The installation of a solar array at Cabrillo High School is estimated to be complete at the end of summer, giving way to a second green project at Buena Vista Elementary in the fall, according to school officials.
"The array at Cabrillo is the first of its kind in the district," said Doug Sorum, assistant superintendent of Business Services at Lompoc Unified School District.
The overall clean energy project that includes other energy-saving efforts is projected to save the Lompoc Unified School District $570,000 in annual utility costs once complete.
"We flip the switch and one to two hours later, we flip the switch back on and we're producing solar energy," said Sorum, describing the day Cabrillo will "go live" with capturing sunlight and converting it into clean energy for campus consumption. "We're scheduled for a Saturday, but we don't have a specific date yet."
The construction project, which is part of a larger net zero effort that will cost the district $14 million, broke ground at Cabrillo in September and will likely begin producing 80% of the campus usage once students return to the classroom this fall, Sorum said.
The $14 million in improvement funds also will pay for asphalt replacement at district locations, LED lighting at all school campuses and various water-wise efforts.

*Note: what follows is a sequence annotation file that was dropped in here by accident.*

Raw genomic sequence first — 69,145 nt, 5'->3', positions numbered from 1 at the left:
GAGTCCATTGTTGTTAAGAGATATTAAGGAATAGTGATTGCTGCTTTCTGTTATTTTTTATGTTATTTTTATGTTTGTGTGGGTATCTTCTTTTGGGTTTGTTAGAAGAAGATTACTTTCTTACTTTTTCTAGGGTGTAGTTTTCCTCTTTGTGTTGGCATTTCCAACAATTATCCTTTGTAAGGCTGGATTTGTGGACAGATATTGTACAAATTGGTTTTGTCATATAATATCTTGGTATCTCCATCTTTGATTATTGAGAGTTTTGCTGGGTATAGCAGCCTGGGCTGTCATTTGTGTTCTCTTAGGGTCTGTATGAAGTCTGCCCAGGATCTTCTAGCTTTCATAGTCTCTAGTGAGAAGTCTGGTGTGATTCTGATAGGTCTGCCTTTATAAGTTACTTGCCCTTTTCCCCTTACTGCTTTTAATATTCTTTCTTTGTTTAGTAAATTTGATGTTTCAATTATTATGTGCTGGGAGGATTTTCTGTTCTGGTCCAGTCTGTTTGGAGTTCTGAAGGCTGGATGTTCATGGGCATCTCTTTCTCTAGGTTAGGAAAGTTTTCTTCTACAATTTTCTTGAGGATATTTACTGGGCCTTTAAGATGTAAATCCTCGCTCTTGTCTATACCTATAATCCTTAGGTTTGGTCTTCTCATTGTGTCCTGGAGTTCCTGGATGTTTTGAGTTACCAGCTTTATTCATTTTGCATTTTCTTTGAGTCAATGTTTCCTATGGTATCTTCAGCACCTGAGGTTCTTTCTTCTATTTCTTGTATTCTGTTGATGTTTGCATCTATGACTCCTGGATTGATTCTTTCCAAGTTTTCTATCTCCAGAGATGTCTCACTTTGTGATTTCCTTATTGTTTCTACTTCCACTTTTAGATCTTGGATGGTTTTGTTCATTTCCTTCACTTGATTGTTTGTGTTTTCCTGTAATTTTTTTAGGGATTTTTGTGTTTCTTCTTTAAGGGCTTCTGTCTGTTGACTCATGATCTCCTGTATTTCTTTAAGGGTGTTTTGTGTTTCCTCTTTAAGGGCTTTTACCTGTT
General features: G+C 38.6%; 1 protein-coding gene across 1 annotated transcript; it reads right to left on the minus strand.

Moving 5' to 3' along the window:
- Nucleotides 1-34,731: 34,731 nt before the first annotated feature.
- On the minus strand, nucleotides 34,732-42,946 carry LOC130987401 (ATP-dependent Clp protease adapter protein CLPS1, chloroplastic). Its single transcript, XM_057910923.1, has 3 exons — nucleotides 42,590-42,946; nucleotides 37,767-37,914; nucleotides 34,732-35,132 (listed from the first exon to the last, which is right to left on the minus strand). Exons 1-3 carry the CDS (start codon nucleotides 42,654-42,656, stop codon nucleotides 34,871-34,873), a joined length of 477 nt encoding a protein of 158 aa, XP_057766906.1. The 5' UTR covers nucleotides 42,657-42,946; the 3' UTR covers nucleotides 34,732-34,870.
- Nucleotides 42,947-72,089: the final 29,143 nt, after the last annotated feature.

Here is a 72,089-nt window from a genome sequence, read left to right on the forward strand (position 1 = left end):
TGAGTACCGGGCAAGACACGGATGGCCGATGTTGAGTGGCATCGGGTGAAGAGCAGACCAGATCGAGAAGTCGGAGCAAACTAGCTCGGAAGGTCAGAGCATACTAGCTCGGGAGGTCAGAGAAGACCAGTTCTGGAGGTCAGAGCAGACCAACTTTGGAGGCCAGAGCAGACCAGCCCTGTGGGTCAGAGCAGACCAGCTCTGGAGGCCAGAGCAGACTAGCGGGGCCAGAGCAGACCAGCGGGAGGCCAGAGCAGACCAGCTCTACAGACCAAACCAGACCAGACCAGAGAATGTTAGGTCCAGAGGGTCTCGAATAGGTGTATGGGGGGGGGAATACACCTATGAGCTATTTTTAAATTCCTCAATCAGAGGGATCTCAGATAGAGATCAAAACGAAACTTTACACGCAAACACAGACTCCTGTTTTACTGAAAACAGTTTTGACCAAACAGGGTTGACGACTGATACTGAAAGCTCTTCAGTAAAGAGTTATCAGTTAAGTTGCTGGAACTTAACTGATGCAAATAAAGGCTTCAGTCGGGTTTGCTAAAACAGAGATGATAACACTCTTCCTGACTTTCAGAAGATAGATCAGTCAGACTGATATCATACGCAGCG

Sorum explained that when the school district's second attempt to pass Measure E — a $79 million school improvement bond — failed in 2018, the Board of Education and Superintendent Trevor McDonald asked school officials to seek out other options for addressing facility needs.
In 2019, the board authorized ABM Building Solutions LLC to conduct a districtwide energy consumption assessment. It was discovered that among other energy-saving efforts, construction of a carport structure outfitted with a solar array would save the district money down the road, ultimately leading to a savings in the general fund.
Construction for the bundled energy project is being funded by a low-interest, 20-year loan to be paid back through eventual savings, Sorum said.
The carport feature located on Cabrillo's campus parking lot supports a solar array made up of 1,512 solar panels, which together produce 604 kilowatts of power. The project managed by MBL Energy Solutions is 95% complete, Sorum said.
In addition to reducing greenhouse gases and utility costs, the carport structure provides much-needed shade for students, said Sorum, noting that infrastructure for electric vehicle charging stations is built into the structure and is ready for activation when needed.
Once Cabrillo's array is complete, installation of a smaller ground-mount array in the back fields at Buena Vista Elementary will begin in the fall, Sorum said.
Although the district has no other plans to build solar arrays at other campuses, Sorum is holding on to a greener future for Lompoc.
"We hope there is an opportunity to [build more] sometime in the future," he said.